What is the reason that you are going to Australia? Is it for work, studies or just casual travel? If your reasons are more of the former two, you have a lot of things to learn about living in this country. It may seem like harmless at first, especially if you are coming from a Western nation, but they have their set of culture and tradition that you need to respect. This is also for your own good – to avoid getting embarrassed and trouble.
Australia is known for its amazing and beautiful summers, but don’t let that get over you as it can get ridiculously hot, especially in the coastal cities like in Melbourne and Sydney. Standard temperatures start at 30 degrees at the end of every summer and can get over 40 degrees during summer. It can even get to the point where its breeze can melt you. For more information visit Student Migration Services.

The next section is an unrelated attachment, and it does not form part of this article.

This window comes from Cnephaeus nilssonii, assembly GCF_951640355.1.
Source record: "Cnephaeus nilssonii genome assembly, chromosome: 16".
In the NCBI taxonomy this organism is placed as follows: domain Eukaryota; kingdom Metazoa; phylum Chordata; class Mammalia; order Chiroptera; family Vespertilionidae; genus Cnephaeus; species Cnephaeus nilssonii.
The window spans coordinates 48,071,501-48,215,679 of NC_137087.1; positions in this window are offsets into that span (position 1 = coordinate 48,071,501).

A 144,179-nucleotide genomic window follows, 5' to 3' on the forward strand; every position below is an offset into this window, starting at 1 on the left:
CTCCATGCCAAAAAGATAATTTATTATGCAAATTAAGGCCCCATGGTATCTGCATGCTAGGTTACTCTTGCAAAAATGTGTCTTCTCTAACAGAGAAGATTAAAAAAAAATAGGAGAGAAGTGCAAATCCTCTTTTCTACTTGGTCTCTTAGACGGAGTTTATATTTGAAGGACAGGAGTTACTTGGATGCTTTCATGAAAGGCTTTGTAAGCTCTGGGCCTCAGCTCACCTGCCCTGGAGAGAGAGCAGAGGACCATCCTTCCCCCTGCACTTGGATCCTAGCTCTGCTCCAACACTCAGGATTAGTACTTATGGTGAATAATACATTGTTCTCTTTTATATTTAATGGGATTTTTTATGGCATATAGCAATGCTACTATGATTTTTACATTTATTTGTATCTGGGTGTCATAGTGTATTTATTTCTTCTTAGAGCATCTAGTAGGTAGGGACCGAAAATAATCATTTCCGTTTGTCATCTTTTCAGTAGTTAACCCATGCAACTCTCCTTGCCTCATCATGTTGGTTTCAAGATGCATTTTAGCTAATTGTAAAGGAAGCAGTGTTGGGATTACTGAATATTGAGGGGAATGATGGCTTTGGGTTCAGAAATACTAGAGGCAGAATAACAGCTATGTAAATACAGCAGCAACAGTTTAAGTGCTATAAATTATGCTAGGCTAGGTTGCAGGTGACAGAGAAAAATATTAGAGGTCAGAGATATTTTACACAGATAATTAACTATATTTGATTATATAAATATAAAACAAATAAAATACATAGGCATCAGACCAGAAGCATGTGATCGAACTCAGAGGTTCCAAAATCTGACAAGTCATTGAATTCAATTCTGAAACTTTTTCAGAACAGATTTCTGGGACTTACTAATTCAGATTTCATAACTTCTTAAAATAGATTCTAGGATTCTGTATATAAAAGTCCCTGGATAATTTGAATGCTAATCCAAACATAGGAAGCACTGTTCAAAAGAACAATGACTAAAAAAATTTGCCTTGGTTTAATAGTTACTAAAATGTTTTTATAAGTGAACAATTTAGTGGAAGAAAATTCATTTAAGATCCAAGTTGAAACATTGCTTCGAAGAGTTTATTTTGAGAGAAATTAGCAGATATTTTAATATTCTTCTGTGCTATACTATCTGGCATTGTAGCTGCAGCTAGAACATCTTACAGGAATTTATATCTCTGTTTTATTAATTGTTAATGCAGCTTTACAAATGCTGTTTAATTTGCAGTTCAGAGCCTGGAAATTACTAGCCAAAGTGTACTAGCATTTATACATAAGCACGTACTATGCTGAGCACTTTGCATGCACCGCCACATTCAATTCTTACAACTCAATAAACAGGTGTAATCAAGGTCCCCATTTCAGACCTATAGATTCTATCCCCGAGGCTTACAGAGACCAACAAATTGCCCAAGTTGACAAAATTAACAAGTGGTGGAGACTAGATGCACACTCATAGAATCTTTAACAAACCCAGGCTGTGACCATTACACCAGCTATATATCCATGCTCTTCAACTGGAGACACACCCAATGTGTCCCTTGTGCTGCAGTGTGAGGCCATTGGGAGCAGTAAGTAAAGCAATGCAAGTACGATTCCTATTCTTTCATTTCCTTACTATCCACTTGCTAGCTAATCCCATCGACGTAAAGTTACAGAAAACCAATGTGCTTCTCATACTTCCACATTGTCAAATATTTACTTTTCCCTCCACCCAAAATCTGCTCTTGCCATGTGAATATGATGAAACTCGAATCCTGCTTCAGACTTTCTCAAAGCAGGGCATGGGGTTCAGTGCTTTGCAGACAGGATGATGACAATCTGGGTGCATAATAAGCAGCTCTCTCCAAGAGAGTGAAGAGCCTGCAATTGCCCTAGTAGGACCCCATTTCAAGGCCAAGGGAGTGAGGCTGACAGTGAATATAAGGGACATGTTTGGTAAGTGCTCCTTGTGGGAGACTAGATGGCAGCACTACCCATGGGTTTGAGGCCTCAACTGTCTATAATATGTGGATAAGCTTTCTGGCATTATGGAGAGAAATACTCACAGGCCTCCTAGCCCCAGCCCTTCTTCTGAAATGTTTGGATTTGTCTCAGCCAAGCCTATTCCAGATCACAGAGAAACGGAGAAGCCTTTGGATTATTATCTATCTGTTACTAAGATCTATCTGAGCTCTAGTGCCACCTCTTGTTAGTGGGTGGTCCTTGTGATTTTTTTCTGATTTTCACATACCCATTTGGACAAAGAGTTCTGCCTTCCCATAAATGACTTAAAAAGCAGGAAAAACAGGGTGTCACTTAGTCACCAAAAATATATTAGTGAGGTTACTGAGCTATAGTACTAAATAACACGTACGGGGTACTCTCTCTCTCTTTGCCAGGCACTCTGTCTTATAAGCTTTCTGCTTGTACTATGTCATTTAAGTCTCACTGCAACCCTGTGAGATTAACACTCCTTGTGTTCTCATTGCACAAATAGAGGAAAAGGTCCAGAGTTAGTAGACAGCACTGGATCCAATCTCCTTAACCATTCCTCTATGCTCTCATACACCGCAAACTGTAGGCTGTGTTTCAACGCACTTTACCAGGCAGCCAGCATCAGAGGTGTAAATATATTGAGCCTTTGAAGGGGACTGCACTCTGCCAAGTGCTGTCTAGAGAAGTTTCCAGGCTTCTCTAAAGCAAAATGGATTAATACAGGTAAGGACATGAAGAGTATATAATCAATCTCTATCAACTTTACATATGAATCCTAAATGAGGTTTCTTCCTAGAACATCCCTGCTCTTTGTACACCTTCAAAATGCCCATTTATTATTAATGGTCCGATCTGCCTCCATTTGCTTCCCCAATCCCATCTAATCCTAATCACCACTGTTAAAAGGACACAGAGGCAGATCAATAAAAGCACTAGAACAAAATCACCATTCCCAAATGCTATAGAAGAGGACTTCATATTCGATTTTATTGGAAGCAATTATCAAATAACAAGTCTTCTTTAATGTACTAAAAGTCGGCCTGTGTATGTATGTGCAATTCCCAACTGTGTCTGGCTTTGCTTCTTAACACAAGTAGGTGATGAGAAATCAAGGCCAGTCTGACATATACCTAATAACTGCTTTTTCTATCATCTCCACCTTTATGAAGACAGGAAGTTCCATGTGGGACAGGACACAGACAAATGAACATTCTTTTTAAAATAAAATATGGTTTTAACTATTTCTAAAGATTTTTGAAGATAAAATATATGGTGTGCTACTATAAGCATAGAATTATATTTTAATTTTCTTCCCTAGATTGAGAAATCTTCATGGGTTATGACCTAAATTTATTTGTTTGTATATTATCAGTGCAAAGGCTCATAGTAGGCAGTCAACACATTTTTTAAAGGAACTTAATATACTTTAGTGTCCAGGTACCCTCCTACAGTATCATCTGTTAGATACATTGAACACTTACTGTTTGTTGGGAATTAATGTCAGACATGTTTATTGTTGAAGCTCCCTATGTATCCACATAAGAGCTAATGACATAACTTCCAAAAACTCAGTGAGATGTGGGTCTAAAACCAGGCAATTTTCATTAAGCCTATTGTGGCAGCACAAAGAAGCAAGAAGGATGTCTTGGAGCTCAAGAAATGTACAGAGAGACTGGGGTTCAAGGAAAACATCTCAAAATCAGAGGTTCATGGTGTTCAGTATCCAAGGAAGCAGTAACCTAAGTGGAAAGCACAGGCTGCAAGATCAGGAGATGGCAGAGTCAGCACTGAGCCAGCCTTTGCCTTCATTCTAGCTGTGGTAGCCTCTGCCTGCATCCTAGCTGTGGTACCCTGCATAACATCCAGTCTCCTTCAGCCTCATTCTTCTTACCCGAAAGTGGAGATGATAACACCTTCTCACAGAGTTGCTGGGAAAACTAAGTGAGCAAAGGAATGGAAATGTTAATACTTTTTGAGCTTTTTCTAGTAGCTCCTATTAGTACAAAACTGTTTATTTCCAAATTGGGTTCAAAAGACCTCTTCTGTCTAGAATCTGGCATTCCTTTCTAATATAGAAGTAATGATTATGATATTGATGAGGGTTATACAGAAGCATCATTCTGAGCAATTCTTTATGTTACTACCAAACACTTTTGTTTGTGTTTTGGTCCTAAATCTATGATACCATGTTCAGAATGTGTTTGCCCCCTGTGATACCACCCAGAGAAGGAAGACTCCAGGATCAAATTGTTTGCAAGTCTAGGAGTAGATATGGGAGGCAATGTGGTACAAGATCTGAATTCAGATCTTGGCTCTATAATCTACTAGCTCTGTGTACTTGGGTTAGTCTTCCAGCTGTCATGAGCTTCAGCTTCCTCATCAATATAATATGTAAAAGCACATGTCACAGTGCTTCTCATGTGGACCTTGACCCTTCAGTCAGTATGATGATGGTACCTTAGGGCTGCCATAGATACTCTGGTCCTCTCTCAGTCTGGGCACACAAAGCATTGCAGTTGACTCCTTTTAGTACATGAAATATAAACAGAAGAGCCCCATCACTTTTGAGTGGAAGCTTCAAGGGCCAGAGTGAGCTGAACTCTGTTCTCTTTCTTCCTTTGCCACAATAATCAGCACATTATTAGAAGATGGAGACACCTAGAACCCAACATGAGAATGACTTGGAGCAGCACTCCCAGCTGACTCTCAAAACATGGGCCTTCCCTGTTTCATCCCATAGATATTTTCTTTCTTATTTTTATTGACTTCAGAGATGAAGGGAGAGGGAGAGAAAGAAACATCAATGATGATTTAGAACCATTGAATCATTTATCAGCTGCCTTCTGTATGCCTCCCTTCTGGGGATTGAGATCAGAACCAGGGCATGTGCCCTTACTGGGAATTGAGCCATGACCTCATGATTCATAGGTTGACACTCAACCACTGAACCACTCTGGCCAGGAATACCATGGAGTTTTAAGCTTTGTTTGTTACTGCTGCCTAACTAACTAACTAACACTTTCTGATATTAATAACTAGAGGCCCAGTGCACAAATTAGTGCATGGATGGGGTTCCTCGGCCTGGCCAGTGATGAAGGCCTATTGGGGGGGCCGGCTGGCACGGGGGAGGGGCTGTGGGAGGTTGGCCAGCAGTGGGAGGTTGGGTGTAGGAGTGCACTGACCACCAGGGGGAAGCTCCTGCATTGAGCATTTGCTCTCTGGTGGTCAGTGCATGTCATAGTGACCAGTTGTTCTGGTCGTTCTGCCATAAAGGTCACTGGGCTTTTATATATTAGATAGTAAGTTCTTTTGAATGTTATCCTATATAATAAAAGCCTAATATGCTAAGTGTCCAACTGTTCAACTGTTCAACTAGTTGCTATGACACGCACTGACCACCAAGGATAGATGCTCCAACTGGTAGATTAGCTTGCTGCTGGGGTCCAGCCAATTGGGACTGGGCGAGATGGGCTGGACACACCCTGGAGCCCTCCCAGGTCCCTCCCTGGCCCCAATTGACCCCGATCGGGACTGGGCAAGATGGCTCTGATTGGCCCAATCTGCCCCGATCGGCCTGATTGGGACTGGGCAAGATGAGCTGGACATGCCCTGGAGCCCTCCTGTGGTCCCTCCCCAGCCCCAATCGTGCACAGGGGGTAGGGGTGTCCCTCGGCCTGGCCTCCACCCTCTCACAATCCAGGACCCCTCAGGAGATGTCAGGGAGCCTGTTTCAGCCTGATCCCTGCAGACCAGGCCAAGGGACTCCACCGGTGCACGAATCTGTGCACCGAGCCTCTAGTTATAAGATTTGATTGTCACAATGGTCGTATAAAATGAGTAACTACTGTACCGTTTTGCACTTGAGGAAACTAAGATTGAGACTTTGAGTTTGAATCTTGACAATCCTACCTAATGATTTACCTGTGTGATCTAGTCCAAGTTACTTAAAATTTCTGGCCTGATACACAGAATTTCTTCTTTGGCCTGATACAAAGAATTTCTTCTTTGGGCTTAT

Get some drink or two
The Aussies love to drink even during the summers. They consume it like drinking water. There is nothing wrong with drinking a bit of alcohol, but expect some light-hearted teasing from them.
When you see yourself getting stuck with what to give with your Aussie neighbors, one bottle of grog usually does the trick. There is no such thing as being too early for getting that alcoholic drink.
The Australian society is created on an egalitarian view, meaning they don’t care which school you go to or how much you earn. They are also very generous with their guests, but their generosity is to be repaid in due time. The Aussies are known for splitting their bills fairly when eating out in restaurants. Make sure that when you go out with your Aussie friends, don’t forget to fill your pockets with that extra cash.
Another tip – if you feel like sitting up in front of the taxi, feel free to do so. Most Aussie taxi drivers do not want to feel like they are chauffeurs.
Despite from how it seems to outsiders, people from New Zealand and Australia get along really well. Aussies do seem to enjoy teasing the Kiwis and the other way, but both of them share some common interest, especially when it comes to an “enemy.” Their bond is unbreakable ever since the First World War, the time when they were sent off to battle in the contingents widely known as ANZACS.